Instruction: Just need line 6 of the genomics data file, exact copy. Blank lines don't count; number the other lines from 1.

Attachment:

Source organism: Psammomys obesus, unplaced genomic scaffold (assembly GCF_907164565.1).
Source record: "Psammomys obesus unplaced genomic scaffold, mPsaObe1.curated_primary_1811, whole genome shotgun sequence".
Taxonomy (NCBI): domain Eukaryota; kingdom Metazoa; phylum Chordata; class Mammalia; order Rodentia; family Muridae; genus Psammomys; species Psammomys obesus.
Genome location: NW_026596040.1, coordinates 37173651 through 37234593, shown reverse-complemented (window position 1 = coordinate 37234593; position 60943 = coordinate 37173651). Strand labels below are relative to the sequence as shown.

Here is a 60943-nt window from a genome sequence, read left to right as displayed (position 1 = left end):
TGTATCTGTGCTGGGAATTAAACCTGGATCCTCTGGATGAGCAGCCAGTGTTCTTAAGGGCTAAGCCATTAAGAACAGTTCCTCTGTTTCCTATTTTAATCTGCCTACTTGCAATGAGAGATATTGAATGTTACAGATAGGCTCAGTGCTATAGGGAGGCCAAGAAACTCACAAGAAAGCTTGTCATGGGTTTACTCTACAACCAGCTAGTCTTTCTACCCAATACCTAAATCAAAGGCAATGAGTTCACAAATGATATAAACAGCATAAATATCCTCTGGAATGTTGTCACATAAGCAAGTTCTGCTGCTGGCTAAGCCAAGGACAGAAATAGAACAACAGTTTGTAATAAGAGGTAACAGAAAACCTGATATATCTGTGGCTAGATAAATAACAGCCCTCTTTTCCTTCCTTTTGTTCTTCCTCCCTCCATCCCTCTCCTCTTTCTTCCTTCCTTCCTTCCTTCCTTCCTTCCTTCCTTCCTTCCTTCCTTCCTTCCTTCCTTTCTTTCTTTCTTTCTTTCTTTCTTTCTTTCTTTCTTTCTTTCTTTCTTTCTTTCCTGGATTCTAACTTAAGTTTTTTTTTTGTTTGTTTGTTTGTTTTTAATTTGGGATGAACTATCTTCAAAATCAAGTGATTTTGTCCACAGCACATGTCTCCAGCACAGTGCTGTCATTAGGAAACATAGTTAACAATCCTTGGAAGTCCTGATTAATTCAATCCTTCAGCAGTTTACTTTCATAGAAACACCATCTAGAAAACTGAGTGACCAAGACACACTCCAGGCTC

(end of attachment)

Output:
TGTATCTGTGCTGGGAATTAAACCTGGATCCTCTGGATGAGCAGCCAGTGTTCTTAAGGGCTAAGCCATTAAGAACAGTTCCTCTGTTTCCTATTTTAATCTGCCTACTTGCAATGAGAGATATTGAATGTTACAGATAGGCTCAGTGCTATAGGGAGGCCAAGAAACTCACAAGAAAGCTTGTCATGGGTTTACTCTACAACCAGCTAGTCTTTCTACCCAATACCTAAATCAAAGGCAATGAGTTCACAAATGATATAAACAGCATAAATATCCTCTGGAATGTTGTCACATAAGCAAGTTCTGCTGCTGGCTAAGCCAAGGACAGAAATAGAACAACAGTTTGTAATAAGAGGTAACAGAAAACCTGATATATCTGTGGCTAGATAAATAACAGCCCTCTTTTCCTTCCTTTTGTTCTTCCTCCCTCCATCCCTCTCCTCTTTCTTCCTTCCTTCCTTCCTTCCTTCCTTCCTTCCTTCCTTCCTTCCTTCCTTCCTTCCTTTCTTTCTTTCTTTCTTTCTTTCTTTCTTTCTTTCTTTCTTTCTTTCTTTCTTTCCTGGATTCTAACTTAAGTTTTTTTTTTGTTTGTTTGTTTGTTTTTAATTTGGGATGAACTATCTTCAAAATCAAGTGATTTTGTCCACAGCACATGTCTCCAGCACAGTGCTGTCATTAGGAAACATAGTTAACAATCCTTGGAAGTCCTGATTAATTCAATCCTTCAGCAGTTTACTTTCATAGAAACACCATCTAGAAAACTGAGTGACCAAGACACACTCCAGGCTC